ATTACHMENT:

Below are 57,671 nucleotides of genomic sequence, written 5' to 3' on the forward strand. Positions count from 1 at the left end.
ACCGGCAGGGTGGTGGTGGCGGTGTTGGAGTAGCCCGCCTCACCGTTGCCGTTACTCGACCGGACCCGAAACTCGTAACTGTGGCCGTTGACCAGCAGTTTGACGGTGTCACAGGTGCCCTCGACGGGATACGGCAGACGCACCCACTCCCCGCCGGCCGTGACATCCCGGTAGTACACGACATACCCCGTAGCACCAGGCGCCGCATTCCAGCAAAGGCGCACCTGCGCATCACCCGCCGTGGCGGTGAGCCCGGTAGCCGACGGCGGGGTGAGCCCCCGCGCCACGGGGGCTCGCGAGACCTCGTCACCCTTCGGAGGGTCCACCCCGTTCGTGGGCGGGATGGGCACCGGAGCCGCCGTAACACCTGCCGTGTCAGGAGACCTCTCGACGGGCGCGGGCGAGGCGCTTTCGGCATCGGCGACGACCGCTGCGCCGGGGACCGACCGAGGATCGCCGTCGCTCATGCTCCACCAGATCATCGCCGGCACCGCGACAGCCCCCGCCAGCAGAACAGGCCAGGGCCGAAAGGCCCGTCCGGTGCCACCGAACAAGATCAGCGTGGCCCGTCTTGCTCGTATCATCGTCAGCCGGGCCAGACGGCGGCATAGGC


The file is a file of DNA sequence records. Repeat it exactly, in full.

Below are 57,671 nucleotides of genomic sequence, written 5' to 3' on the forward strand. Positions count from 1 at the left end.
ACCGGCAGGGTGGTGGTGGCGGTGTTGGAGTAGCCCGCCTCACCGTTGCCGTTACTCGACCGGACCCGAAACTCGTAACTGTGGCCGTTGACCAGCAGTTTGACGGTGTCACAGGTGCCCTCGACGGGATACGGCAGACGCACCCACTCCCCGCCGGCCGTGACATCCCGGTAGTACACGACATACCCCGTAGCACCAGGCGCCGCATTCCAGCAAAGGCGCACCTGCGCATCACCCGCCGTGGCGGTGAGCCCGGTAGCCGACGGCGGGGTGAGCCCCCGCGCCACGGGGGCTCGCGAGACCTCGTCACCCTTCGGAGGGTCCACCCCGTTCGTGGGCGGGATGGGCACCGGAGCCGCCGTAACACCTGCCGTGTCAGGAGACCTCTCGACGGGCGCGGGCGAGGCGCTTTCGGCATCGGCGACGACCGCTGCGCCGGGGACCGACCGAGGATCGCCGTCGCTCATGCTCCACCAGATCATCGCCGGCACCGCGACAGCCCCCGCCAGCAGAACAGGCCAGGGCCGAAAGGCCCGTCCGGTGCCACCGAACAAGATCAGCGTGGCCCGTCTTGCTCGTATCATCGTCAGCCGGGCCAGACGGCGGCATAGGC